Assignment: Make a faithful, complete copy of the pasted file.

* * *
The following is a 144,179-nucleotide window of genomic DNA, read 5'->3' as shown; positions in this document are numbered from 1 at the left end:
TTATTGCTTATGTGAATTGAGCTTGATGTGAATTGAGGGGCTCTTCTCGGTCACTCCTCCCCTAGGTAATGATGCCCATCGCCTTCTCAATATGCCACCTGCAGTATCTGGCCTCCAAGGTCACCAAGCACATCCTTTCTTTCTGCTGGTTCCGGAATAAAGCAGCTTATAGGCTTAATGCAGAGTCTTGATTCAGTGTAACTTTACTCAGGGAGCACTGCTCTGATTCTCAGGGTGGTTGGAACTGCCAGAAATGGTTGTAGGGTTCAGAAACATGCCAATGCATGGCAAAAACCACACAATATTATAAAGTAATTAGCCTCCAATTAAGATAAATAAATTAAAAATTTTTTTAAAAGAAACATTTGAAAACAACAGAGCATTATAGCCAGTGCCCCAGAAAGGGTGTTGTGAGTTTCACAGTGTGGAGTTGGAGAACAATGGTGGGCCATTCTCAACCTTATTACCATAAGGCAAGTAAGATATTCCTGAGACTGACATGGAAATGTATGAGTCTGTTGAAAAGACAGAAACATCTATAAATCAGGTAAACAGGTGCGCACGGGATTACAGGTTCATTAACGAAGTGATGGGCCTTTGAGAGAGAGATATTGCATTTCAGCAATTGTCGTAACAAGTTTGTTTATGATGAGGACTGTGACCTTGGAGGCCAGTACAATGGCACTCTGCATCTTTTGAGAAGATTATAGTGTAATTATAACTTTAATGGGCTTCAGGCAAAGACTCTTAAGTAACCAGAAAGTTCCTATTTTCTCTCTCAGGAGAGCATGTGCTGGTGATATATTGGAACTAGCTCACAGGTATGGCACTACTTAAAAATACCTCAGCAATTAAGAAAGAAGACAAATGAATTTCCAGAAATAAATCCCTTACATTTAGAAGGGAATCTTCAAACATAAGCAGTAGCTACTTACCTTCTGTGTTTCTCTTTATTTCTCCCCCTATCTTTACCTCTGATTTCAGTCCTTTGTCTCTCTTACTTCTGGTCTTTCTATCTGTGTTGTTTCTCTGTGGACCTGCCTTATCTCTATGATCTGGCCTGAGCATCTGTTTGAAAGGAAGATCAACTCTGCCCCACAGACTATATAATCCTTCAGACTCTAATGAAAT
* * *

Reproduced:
The following is a 144,179-nucleotide window of genomic DNA, read 5'->3' as shown; positions in this document are numbered from 1 at the left end:
TTATTGCTTATGTGAATTGAGCTTGATGTGAATTGAGGGGCTCTTCTCGGTCACTCCTCCCCTAGGTAATGATGCCCATCGCCTTCTCAATATGCCACCTGCAGTATCTGGCCTCCAAGGTCACCAAGCACATCCTTTCTTTCTGCTGGTTCCGGAATAAAGCAGCTTATAGGCTTAATGCAGAGTCTTGATTCAGTGTAACTTTACTCAGGGAGCACTGCTCTGATTCTCAGGGTGGTTGGAACTGCCAGAAATGGTTGTAGGGTTCAGAAACATGCCAATGCATGGCAAAAACCACACAATATTATAAAGTAATTAGCCTCCAATTAAGATAAATAAATTAAAAATTTTTTTAAAAGAAACATTTGAAAACAACAGAGCATTATAGCCAGTGCCCCAGAAAGGGTGTTGTGAGTTTCACAGTGTGGAGTTGGAGAACAATGGTGGGCCATTCTCAACCTTATTACCATAAGGCAAGTAAGATATTCCTGAGACTGACATGGAAATGTATGAGTCTGTTGAAAAGACAGAAACATCTATAAATCAGGTAAACAGGTGCGCACGGGATTACAGGTTCATTAACGAAGTGATGGGCCTTTGAGAGAGAGATATTGCATTTCAGCAATTGTCGTAACAAGTTTGTTTATGATGAGGACTGTGACCTTGGAGGCCAGTACAATGGCACTCTGCATCTTTTGAGAAGATTATAGTGTAATTATAACTTTAATGGGCTTCAGGCAAAGACTCTTAAGTAACCAGAAAGTTCCTATTTTCTCTCTCAGGAGAGCATGTGCTGGTGATATATTGGAACTAGCTCACAGGTATGGCACTACTTAAAAATACCTCAGCAATTAAGAAAGAAGACAAATGAATTTCCAGAAATAAATCCCTTACATTTAGAAGGGAATCTTCAAACATAAGCAGTAGCTACTTACCTTCTGTGTTTCTCTTTATTTCTCCCCCTATCTTTACCTCTGATTTCAGTCCTTTGTCTCTCTTACTTCTGGTCTTTCTATCTGTGTTGTTTCTCTGTGGACCTGCCTTATCTCTATGATCTGGCCTGAGCATCTGTTTGAAAGGAAGATCAACTCTGCCCCACAGACTATATAATCCTTCAGACTCTAATGAAAT